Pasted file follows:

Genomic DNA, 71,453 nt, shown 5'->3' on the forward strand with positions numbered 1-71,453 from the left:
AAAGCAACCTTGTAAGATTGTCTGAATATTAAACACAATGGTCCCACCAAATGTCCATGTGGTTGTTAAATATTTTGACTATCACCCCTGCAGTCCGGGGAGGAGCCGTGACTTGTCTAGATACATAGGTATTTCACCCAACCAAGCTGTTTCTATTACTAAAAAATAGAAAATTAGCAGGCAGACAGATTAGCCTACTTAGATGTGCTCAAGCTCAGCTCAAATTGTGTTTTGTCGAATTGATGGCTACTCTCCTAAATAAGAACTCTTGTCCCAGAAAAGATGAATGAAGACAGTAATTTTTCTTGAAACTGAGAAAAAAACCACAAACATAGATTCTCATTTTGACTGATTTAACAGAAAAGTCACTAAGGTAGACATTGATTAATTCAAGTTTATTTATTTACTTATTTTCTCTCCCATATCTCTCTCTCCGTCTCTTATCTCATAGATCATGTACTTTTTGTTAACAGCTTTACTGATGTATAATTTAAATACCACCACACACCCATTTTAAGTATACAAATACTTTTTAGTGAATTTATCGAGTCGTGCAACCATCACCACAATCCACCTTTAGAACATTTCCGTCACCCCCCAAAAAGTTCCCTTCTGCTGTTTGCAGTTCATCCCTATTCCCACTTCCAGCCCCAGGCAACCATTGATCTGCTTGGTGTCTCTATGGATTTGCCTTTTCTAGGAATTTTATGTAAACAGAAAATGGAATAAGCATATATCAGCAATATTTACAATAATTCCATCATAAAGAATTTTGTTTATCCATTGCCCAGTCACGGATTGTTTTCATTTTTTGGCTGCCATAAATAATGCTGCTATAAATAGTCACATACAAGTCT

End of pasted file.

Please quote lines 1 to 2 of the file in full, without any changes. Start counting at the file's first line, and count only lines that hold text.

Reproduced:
Genomic DNA, 71,453 nt, shown 5'->3' on the forward strand with positions numbered 1-71,453 from the left:
AAAGCAACCTTGTAAGATTGTCTGAATATTAAACACAATGGTCCCACCAAATGTCCATGTGGTTGTTAAATATTTTGACTATCACCCCTGCAGTCCGGGGAGGAGCCGTGACTTGTCTAGATACATAGGTATTTCACCCAACCAAGCTGTTTCTATTACTAAAAAATAGAAAATTAGCAGGCAGACAGATTAGCCTACTTAGATGTGCTCAAGCTCAGCTCAAATTGTGTTTTGTCGAATTGATGGCTACTCTCCTAAATAAGAACTCTTGTCCCAGAAAAGATGAATGAAGACAGTAATTTTTCTTGAAACTGAGAAAAAAACCACAAACATAGATTCTCATTTTGACTGATTTAACAGAAAAGTCACTAAGGTAGACATTGATTAATTCAAGTTTATTTATTTACTTATTTTCTCTCCCATATCTCTCTCTCCGTCTCTTATCTCATAGATCATGTACTTTTTGTTAACAGCTTTACTGATGTATAATTTAAATACCACCACACACCCATTTTAAGTATACAAATACTTTTTAGTGAATTTATCGAGTCGTGCAACCATCACCACAATCCACCTTTAGAACATTTCCGTCACCCCCCAAAAAGTTCCCTTCTGCTGTTTGCAGTTCATCCCTATTCCCACTTCCAGCCCCAGGCAACCATTGATCTGCTTGGTGTCTCTATGGATTTGCCTTTTCTAGGAATTTTATGTAAACAGAAAATGGAATAAGCATATATCAGCAATATTTACAATAATTCCATCATAAAGAATTTTGTTTATCCATTGCCCAGTCACGGATTGTTTTCATTTTTTGGCTGCCATAAATAATGCTGCTATAAATAGTCACATACAAGTCT